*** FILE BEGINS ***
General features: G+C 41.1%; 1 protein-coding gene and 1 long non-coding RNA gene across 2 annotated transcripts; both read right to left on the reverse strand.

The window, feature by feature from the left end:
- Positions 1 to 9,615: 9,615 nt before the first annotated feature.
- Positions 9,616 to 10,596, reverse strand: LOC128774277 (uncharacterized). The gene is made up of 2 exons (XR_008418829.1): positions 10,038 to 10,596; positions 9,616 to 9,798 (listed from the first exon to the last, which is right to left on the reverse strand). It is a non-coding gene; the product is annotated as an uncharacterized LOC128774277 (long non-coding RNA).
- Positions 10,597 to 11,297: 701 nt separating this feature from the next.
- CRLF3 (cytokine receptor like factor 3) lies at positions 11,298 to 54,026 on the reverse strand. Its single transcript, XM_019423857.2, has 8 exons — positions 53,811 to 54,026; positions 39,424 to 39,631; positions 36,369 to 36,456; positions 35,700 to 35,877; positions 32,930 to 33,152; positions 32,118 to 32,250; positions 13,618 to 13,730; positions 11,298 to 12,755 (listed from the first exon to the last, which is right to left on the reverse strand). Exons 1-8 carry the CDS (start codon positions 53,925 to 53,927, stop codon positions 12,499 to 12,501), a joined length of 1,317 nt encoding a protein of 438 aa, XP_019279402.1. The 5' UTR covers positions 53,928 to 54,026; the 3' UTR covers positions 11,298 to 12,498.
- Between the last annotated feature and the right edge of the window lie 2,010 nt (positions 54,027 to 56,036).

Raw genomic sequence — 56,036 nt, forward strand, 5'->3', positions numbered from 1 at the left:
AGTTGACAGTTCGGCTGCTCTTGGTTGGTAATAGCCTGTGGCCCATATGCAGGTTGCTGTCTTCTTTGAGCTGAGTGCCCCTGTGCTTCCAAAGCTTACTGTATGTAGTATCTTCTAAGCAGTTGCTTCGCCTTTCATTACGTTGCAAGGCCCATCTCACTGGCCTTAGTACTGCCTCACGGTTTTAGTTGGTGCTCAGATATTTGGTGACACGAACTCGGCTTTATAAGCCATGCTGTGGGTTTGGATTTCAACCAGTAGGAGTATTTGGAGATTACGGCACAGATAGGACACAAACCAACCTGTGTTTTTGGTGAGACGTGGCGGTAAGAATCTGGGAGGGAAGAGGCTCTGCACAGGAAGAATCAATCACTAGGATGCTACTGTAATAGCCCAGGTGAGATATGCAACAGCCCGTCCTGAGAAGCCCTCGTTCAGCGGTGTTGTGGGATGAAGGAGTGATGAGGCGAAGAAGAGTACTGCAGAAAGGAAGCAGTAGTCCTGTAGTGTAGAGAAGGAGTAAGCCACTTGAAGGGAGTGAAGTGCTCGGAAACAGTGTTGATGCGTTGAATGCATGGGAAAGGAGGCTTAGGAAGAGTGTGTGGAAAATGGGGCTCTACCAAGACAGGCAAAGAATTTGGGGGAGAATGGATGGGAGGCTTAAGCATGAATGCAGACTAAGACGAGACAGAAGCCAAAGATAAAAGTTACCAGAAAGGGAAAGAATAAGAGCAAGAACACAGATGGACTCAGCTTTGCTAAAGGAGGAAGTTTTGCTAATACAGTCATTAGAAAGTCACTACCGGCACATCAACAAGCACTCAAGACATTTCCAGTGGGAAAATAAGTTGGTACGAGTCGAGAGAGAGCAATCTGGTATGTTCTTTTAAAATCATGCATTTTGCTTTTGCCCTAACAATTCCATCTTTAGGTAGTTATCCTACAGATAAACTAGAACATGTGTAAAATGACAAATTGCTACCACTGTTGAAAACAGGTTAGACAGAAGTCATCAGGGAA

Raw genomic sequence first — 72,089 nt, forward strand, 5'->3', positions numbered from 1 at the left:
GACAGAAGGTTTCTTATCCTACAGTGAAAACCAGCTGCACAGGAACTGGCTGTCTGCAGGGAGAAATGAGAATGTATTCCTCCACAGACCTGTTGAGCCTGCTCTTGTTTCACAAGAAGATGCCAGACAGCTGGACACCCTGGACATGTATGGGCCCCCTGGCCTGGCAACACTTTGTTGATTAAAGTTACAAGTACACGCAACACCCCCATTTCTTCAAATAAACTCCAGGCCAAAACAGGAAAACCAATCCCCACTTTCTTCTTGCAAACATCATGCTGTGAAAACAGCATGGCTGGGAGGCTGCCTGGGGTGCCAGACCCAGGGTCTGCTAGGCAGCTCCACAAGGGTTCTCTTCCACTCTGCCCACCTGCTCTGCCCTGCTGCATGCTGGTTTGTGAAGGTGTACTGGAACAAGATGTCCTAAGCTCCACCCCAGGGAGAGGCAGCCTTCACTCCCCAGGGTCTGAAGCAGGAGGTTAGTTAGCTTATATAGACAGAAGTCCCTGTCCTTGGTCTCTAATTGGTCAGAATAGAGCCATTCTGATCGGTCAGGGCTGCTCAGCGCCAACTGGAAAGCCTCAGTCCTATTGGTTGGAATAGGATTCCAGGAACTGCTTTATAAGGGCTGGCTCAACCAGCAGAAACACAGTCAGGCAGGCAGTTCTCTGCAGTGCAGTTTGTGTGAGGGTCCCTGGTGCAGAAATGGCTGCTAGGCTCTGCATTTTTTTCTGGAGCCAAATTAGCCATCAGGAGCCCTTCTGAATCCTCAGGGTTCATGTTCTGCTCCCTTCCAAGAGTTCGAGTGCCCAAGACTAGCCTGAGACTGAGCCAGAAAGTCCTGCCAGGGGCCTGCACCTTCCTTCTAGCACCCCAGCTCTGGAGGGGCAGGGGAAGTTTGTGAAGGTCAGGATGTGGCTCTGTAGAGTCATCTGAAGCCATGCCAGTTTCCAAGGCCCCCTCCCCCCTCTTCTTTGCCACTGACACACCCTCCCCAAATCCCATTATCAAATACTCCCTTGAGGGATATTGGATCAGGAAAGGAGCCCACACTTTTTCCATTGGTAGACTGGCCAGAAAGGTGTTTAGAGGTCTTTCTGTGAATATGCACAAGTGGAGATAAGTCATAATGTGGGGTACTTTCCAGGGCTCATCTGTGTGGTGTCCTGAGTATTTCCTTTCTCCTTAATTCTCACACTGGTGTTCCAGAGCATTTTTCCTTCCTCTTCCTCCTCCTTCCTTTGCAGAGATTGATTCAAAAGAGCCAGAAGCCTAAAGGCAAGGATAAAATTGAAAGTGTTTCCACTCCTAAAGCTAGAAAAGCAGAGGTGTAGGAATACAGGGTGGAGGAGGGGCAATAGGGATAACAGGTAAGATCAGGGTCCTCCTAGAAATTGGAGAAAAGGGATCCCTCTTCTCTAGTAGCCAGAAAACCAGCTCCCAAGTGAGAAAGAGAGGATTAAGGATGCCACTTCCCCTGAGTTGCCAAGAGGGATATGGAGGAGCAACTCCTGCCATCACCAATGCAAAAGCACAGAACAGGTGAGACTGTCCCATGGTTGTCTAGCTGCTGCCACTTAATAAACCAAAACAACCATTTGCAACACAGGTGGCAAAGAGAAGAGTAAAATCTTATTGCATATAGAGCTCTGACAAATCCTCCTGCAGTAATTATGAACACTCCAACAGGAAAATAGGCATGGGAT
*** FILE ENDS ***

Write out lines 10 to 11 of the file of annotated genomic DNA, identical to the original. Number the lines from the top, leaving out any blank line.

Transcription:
Raw genomic sequence first — 72,089 nt, forward strand, 5'->3', positions numbered from 1 at the left:
GACAGAAGGTTTCTTATCCTACAGTGAAAACCAGCTGCACAGGAACTGGCTGTCTGCAGGGAGAAATGAGAATGTATTCCTCCACAGACCTGTTGAGCCTGCTCTTGTTTCACAAGAAGATGCCAGACAGCTGGACACCCTGGACATGTATGGGCCCCCTGGCCTGGCAACACTTTGTTGATTAAAGTTACAAGTACACGCAACACCCCCATTTCTTCAAATAAACTCCAGGCCAAAACAGGAAAACCAATCCCCACTTTCTTCTTGCAAACATCATGCTGTGAAAACAGCATGGCTGGGAGGCTGCCTGGGGTGCCAGACCCAGGGTCTGCTAGGCAGCTCCACAAGGGTTCTCTTCCACTCTGCCCACCTGCTCTGCCCTGCTGCATGCTGGTTTGTGAAGGTGTACTGGAACAAGATGTCCTAAGCTCCACCCCAGGGAGAGGCAGCCTTCACTCCCCAGGGTCTGAAGCAGGAGGTTAGTTAGCTTATATAGACAGAAGTCCCTGTCCTTGGTCTCTAATTGGTCAGAATAGAGCCATTCTGATCGGTCAGGGCTGCTCAGCGCCAACTGGAAAGCCTCAGTCCTATTGGTTGGAATAGGATTCCAGGAACTGCTTTATAAGGGCTGGCTCAACCAGCAGAAACACAGTCAGGCAGGCAGTTCTCTGCAGTGCAGTTTGTGTGAGGGTCCCTGGTGCAGAAATGGCTGCTAGGCTCTGCATTTTTTTCTGGAGCCAAATTAGCCATCAGGAGCCCTTCTGAATCCTCAGGGTTCATGTTCTGCTCCCTTCCAAGAGTTCGAGTGCCCAAGACTAGCCTGAGACTGAGCCAGAAAGTCCTGCCAGGGGCCTGCACCTTCCTTCTAGCACCCCAGCTCTGGAGGGGCAGGGGAAGTTTGTGAAGGTCAGGATGTGGCTCTGTAGAGTCATCTGAAGCCATGCCAGTTTCCAAGGCCCCCTCCCCCCTCTTCTTTGCCACTGACACACCCTCCCCAAATCCCATTATCAAATACTCCCTTGAGGGATATTGGATCAGGAAAGGAGCCCACACTTTTTCCATTGGTAGACTGGCCAGAAAGGTGTTTAGAGGTCTTTCTGTGAATATGCACAAGTGGAGATAAGTCATAATGTGGGGTACTTTCCAGGGCTCATCTGTGTGGTGTCCTGAGTATTTCCTTTCTCCTTAATTCTCACACTGGTGTTCCAGAGCATTTTTCCTTCCTCTTCCTCCTCCTTCCTTTGCAGAGATTGATTCAAAAGAGCCAGAAGCCTAAAGGCAAGGATAAAATTGAAAGTGTTTCCACTCCTAAAGCTAGAAAAGCAGAGGTGTAGGAATACAGGGTGGAGGAGGGGCAATAGGGATAACAGGTAAGATCAGGGTCCTCCTAGAAATTGGAGAAAAGGGATCCCTCTTCTCTAGTAGCCAGAAAACCAGCTCCCAAGTGAGAAAGAGAGGATTAAGGATGCCACTTCCCCTGAGTTGCCAAGAGGGATATGGAGGAGCAACTCCTGCCATCACCAATGCAAAAGCACAGAACAGGTGAGACTGTCCCATGGTTGTCTAGCTGCTGCCACTTAATAAACCAAAACAACCATTTGCAACACAGGTGGCAAAGAGAAGAGTAAAATCTTATTGCATATAGAGCTCTGACAAATCCTCCTGCAGTAATTATGAACACTCCAACAGGAAAATAGGCATGGGAT